Now that U.S. Sen. Kamala Harris (D) will be taking the role as Vice President, California Governor Gavin Newsom is tasked with deciding who will take her place. 

A recent survey from the USC Schwarzenegger Institute for State and Global Policy polled registered California voters on who should be the next Senator. 

What You Need To Know

  • The USC Schwarzenegger Institute for State and Global Policy recently conducted its California Issues Poll which asked registered voters in the state who they would want to take Kamala Harris’ seat in the senate

  • Voters said they want a “fresh face” but someone with legislative experience to take on the role

  • The survey was conducted in the last week of October, just before the election

  • Voters also weighed in on key issues that are important to them and rated wildfires, climate change, and the coronavirus pandemic as top concerns

The Institute's Academic Director, Christian Grose, tells Inside the Issues the California Issues Poll conducted in the last week of October was representative of the state as a whole and had 1,155 participants who were asked questions about the type of person they would like to see in the role as well as, of the names being floated as potential picks, who they would choose for the job.

“It includes Democrats, Republicans, and Independents in proportion to the numbers they have in the state,” Grose said. “So, it’s basically a snapshot of what the voters think.”

Voters were asked if they wanted a fresh face in the seat or if they would prefer someone with a lot of experience.

“About three-quarters of voters said they wanted a fresh face,” said Grose.

When asked if they want someone that can work as an ally with California Sen. Diane Feinstein (D) or someone who would be distinct from the legislator, about three-quarters of participants said they want someone distinct from Feinstein.

And when it comes to experience, they prefer someone with legislative experience over executive experience. 

“So, the voters are really looking for someone who is new and fresh but has legislative experience and also is going to be different from Diane Feinstein,” summarized Grose.

The survey also included preferences on whether or not the role should be a historic “first.” 

“There’s a lot of discussion about Newsom picking the state’s first Latino or Latina senator. We asked voters what they thought about that and other historic ‘firsts,’” Grose said. “Just over half of California voters said that a historic first doesn’t matter to them.”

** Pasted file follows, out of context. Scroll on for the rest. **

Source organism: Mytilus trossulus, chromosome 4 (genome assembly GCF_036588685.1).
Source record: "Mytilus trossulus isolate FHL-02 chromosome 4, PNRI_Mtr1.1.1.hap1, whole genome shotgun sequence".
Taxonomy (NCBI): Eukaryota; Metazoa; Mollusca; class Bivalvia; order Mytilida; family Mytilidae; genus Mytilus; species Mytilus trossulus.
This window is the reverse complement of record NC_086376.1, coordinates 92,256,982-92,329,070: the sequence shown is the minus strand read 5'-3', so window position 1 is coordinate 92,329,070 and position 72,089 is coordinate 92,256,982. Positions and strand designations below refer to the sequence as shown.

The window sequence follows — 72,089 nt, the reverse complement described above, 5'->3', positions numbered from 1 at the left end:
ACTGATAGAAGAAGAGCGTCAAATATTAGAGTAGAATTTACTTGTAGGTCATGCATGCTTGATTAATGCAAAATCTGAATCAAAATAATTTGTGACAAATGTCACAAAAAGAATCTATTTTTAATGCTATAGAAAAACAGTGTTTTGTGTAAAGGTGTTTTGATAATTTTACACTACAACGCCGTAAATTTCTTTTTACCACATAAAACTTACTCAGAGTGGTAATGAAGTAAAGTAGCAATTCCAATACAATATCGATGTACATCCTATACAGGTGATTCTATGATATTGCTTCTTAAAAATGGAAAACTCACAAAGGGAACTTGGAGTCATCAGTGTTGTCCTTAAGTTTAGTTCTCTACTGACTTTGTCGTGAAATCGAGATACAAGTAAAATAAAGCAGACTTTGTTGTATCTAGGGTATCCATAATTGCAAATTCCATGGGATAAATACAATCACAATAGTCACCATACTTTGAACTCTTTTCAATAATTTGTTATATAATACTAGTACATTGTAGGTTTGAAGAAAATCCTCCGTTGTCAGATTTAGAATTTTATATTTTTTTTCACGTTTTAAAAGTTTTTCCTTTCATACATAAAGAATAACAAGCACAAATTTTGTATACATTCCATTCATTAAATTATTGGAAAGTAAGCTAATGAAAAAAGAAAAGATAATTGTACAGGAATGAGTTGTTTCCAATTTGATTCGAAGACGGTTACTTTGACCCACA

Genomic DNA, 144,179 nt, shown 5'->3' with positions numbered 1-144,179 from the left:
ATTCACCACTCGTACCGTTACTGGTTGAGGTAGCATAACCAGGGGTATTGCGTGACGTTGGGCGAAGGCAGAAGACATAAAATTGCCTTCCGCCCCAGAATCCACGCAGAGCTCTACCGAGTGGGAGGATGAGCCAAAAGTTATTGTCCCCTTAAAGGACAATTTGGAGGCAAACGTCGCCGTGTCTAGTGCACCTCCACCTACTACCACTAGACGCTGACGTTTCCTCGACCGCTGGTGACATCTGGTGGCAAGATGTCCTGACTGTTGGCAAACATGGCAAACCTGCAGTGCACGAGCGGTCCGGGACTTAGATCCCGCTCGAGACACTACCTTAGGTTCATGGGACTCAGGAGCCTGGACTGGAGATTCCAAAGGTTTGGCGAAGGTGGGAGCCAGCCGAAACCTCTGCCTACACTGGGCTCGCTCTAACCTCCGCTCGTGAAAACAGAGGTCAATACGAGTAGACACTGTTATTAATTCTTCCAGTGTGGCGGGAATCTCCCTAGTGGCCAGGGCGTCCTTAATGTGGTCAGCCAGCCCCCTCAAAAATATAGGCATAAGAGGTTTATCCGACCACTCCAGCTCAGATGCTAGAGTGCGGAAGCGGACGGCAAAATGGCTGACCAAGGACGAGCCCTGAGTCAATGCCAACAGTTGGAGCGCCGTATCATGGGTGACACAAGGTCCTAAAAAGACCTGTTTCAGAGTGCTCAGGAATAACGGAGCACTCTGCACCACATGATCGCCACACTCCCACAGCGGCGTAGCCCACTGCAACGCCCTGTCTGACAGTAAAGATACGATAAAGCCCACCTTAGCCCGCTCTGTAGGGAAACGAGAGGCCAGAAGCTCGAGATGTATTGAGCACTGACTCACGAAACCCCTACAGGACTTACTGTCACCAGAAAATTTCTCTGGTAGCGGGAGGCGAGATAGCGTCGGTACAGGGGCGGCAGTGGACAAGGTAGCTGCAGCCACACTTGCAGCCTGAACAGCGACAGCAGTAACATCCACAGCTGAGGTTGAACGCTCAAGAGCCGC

Of those who a historic “first” did matter to them, though, there were two things from the survey that jumped out. 

“Thirty-one percent of Californians said that having the first Latino senator was important to them, and 24% of Californians said having the first LGBT senator was important to them,” said Grose.

The poll listed seven potential picks for the senate seat in a head-to-head question and asked voters which of the picks they would prefer in the office. The top choice, at 11%, was Northern California Rep. Barbara Lee. Though many of the people on the list are not commonly recognized, Grose said the survey also listed a biography for each of the seven picks and asked if they would support or oppose such a person. When presented with the biographies, voters favored Long Beach Mayor Robert Garcia at 57% with Los Angeles Rep. Karen Bass (D) and California Secretary of State Alex Padilla both coming in at 53%. 

The survey, taken before the election, asked voters what issues were the most important to them with about 25% of voters citing wildfires and climate change as their top priorities.

“In some ways it’s not surprising because there were wildfires going on while the survey was being taken by respondents, especially in Orange County at the time, and then Northern California has been impacted in the Central part of the state as well,” Grose said. “The second most important issue was COVID.”

When asked what the most important issue would be if Joe Biden were to be elected or if Donald Trump was reelected, the answers differed for each of the candidates.

“When we asked it about Biden, the voters said the number one issue he will focus on is COVID. So I think his message of emphasizing COVID really broke through and with Trump, that’s not what people said,” said Grose. “People said the economy and jobs would be his focus were he to be reelected. So I think Joe Biden’s message worked, at least for California voters, but it also means he’s now got to really do something about COVID when he takes office because, at least in California, that’s the expectation of voters.”

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